|A possible copy of The Battle of Anghiari.|
The Battle of Anghiari is a lost painting by Leonardo da Vinci at times referred to as, "The Lost Leonardo", which some commentators believe to be still hidden beneath later frescoes in the Hall of Five Hundred (Salone dei Cinquecento) in the Palazzo Vecchio, Florence. Its central scene depicted three men riding raging war horses engaged in a battle for possession of a standard.
Sometime around October 1503, Leonardo was commissioned to paint the mural of The Battle of Anghiari, for the Sala del Gran Consiglio, the recently rebuilt Great Council Hall of the Palazzo Vecchio in Florence, during the first years of the city's republican government.
An ambitious painting, Leonardo used a type of plaster that he read about in a book by Pliny, with the unfortunate result that the work he had barely begun was irreparably ruined. Problems started as soon as Leonardo placed his brush to the wall at 9 am. The weather turned bad, the sky opened and it rained then on until nightfall. The sudden humidity liquefied the paste holding the cartoon in position; as Leonardo lifted his hand to start work the cartoon slid to the floor and tore.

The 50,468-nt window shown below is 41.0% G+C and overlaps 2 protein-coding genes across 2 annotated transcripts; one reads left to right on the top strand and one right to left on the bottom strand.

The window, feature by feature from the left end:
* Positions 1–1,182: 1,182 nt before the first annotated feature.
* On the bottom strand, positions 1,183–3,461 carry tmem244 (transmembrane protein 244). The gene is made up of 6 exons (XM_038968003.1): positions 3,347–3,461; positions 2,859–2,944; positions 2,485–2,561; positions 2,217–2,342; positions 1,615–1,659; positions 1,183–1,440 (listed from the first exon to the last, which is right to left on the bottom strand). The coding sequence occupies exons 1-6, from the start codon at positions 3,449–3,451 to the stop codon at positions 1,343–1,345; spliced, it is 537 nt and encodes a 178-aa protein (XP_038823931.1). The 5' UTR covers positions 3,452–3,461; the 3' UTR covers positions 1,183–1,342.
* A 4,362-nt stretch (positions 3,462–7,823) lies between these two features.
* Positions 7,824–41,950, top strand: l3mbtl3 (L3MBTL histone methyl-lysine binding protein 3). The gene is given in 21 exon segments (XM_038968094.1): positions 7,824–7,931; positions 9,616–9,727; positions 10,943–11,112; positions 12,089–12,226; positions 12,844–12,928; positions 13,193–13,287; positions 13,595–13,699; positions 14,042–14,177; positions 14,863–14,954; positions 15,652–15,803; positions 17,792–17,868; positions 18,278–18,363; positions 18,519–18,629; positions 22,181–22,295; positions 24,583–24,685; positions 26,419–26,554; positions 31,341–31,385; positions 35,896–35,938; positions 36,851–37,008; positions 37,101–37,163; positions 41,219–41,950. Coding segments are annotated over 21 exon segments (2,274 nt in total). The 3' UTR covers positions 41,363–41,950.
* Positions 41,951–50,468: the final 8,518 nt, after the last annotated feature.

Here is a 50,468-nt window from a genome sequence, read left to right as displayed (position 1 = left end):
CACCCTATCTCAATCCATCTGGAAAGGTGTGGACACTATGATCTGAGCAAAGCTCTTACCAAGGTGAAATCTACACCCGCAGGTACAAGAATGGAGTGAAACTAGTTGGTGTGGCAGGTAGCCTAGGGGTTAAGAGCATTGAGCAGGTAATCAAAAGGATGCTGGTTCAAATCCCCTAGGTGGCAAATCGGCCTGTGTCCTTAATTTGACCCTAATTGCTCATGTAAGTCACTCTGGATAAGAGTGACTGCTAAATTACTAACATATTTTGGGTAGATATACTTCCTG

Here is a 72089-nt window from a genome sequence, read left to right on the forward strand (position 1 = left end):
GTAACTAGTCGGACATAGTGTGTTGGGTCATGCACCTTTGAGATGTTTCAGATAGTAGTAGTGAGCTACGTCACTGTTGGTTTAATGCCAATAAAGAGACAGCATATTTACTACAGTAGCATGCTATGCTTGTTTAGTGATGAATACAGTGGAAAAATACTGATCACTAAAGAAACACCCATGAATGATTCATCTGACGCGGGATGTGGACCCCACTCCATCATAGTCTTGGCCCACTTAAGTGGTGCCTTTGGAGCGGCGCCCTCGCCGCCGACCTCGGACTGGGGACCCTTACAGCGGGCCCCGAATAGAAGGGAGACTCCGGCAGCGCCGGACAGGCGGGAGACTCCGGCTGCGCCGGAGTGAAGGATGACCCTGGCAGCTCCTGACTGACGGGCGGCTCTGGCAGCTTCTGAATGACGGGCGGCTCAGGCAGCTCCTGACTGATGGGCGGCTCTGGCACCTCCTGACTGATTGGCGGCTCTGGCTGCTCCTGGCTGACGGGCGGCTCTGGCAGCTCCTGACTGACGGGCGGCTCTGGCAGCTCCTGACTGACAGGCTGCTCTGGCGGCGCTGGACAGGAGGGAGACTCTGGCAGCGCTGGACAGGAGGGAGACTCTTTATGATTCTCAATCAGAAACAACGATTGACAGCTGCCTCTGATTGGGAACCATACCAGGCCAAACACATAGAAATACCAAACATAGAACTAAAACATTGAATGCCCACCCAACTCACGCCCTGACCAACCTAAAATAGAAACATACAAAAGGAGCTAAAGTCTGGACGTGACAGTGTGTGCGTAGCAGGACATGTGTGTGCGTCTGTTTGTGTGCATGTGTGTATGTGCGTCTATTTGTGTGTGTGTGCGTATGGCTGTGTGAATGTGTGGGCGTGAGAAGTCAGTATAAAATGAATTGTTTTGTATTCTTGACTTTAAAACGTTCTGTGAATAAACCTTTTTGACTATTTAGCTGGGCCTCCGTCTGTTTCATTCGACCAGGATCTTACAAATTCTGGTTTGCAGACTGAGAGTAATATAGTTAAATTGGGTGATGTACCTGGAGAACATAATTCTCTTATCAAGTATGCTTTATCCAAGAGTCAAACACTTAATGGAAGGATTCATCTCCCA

An encaustic (translation: 'fixing by heat') technique was chosen for the artwork. Leonardo took the precaution of doing a trial run of this technique; it was applied to a board and dried well in a warm environment. Firstly a layer of granular plaster was applied, this being primed to a hard flat finish; over this was added a layer of the resinous pitch which was applied with sponges. The combination should have supplied a suitable base for the application of oils. During the painting process an ingenious scaffolding was used to raise Leonardo to the needed height for finishing the upper portion of the centre section of this work, but though the scaffolding was a brilliant design, the painting methods chosen were absolutely disastrous.
|Peter Paul Rubens's copy of The Battle of Anghiari|
This is the finest known copy of Leonardo's lost Battle of Anghiari fresco. It was made in the mid-16th century and then extended at the edges in the early 17th century by Peter Paul Rubens, who also completed the sword of the fourth horseman.
Due to his use of experimental techniques, Leonardo's completed center section had vanished almost entirely within only fourteen years. Vasari then painted a chaotic battle scene over the area. Ultrasonic tests were carried out in 1976; they searched for traces of Leonardo's painting and none were found.
Many, many copies of the Battle of Anghiari have been painted. Each is different, none fully captures the power of original work by Leonardo.